Robotic Oncology Center
 
 
 
 

Pain free after robotic surgery

Jean Teetor
Paul R. Kennedy
UC Irvine patient Jean Teetor returned to work within two weeks after a robotic hysterectomy.

Severe pain and bleeding cured by a minimally invasive hysterectomy

Jean Teetor had been experiencing pain in her side for four days before she visited her UC Irvine primary care physician. Teetor's condition was so serious that the doctor immediately sent her to the emergency room for evaluation.

Teetor suspected a flare-up of endometriosis, a condition that affects at least 6.3 million U.S. women. It occurs when cells normally found in the uterine lining grow outside the uterus, usually on the ovaries, fallopian tubes and in the pelvic cavity. It can result in heavy menstrual bleeding, debilitating pain and other complications, including infertility. 

"I had been struggling with painful endometriosis my entire life and noticed periodic bleeding," says Teetor, senior director of revenue audit for UC Irvine Medical Center. But these sensations in her side felt like something more serious.
Teetor was right. A computed tomography (CT) scan uncovered a golf ball-sized mass on her ovary and uterine lining that was far too thick for a 54-year-old woman. She immediately scheduled a consultation with Robert Bristow, M.D., director of gynecologic oncology services at UC Irvine Medical Center, Orange County’s only university medical center and home to the Chao Family Comprehensive Cancer Center, one of only 40 U.S. cancer centers designated for comprehensive excellence by the National Cancer Institute

"The entire cancer center is a very impressive operation and Dr. Bristow is wonderful," says the Laguna Niguel resident. "He spent considerable time with me on my very first visit and he was very patient, answering any questions I had." 

Two weeks later, Teetor underwent robot-assisted surgery at UC Irvine Douglas Hospital to remove her ovaries, uterus, fallopian tubes and cervix. The surgery revealed uterine fibroids as well as an ovarian cyst. This minimally invasive approach provided Teetor with a definitive diagnosis — the cyst was benign and she was cancer-free — while also resolving her chronic endometriosis.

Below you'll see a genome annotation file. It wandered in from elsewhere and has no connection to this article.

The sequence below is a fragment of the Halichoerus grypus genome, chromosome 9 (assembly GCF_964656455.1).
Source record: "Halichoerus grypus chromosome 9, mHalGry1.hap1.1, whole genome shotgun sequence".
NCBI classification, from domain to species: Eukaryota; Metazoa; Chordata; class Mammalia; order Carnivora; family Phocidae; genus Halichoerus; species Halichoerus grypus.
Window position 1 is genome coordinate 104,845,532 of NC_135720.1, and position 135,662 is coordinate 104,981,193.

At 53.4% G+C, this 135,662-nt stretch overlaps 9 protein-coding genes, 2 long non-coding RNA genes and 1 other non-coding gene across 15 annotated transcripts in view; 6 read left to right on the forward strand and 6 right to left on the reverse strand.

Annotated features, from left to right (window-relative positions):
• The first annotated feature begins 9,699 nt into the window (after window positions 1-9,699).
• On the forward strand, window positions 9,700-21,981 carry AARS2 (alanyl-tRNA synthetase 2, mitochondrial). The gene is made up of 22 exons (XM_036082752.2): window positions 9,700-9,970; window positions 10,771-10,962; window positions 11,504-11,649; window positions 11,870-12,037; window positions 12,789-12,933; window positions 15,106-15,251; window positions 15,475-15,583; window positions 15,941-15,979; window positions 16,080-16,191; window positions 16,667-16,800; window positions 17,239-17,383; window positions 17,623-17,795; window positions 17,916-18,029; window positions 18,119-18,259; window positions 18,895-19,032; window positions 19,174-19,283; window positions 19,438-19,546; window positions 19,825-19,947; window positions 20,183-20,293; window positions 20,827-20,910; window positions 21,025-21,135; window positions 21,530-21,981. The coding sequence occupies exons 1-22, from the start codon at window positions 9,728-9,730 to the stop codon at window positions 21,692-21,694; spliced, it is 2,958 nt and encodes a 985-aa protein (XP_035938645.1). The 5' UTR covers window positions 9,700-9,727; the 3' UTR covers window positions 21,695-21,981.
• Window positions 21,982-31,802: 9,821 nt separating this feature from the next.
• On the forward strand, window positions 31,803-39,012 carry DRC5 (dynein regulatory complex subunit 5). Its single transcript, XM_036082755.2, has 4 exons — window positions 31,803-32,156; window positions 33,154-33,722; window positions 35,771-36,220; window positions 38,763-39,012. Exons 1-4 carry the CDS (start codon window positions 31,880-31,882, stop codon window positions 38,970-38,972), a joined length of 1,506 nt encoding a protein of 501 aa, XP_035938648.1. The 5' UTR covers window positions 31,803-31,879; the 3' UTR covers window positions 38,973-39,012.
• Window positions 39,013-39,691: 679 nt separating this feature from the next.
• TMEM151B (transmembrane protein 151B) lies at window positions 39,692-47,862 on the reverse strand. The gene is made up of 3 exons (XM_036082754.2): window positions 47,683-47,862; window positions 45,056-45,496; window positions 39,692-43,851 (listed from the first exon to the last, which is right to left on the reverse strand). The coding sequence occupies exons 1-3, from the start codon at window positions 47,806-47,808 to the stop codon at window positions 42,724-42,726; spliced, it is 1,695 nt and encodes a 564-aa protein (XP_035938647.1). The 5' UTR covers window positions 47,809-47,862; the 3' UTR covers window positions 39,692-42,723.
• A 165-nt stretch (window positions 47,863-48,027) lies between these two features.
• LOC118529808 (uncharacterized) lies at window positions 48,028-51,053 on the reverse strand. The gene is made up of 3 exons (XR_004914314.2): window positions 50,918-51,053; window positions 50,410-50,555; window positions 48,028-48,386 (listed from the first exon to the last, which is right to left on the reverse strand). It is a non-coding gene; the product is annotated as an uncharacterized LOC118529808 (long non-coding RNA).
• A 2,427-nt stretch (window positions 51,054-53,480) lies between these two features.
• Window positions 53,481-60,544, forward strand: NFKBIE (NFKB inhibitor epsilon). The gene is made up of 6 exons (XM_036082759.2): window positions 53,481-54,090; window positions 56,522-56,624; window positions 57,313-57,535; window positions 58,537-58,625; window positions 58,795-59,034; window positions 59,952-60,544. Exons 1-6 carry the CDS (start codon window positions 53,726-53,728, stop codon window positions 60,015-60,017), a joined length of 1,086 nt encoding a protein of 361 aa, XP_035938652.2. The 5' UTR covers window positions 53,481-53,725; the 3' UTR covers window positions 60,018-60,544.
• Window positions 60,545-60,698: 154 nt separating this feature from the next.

"When a women around or beyond the age of menopause has a complex ovarian cyst, ovarian cancer is always a possibility," says Bristow, noting that such cysts occur in about 10 percent to 15 percent of post-menopausal women, which is why it’s advisable to have experienced gynecologic oncologists perform such surgeries. "Fortunately, in Teetor’s case, the tumor was benign. However, she was also having symptomatic bleeding from fibroids, which is why we performed the hysterectomy."

With open surgery, patients who have such an extensive procedure normally require months to recover. Teetor was back at work in less than two weeks.

"I had a cesarean section to deliver my twins, so I was expecting the same type of recovery," she says. "But this surgery was a walk in the park — with one-quarter the recovery time." 

Now, just months after the hysterectomy, Teetor says she feels better than ever. Even after menopause (before her procedure), her endometriosis had caused her to experience periodic pain and bleeding. Now all that is gone.

"I’m astonished with the results," Teetor says. "It’s such a relief to never have to go through that again."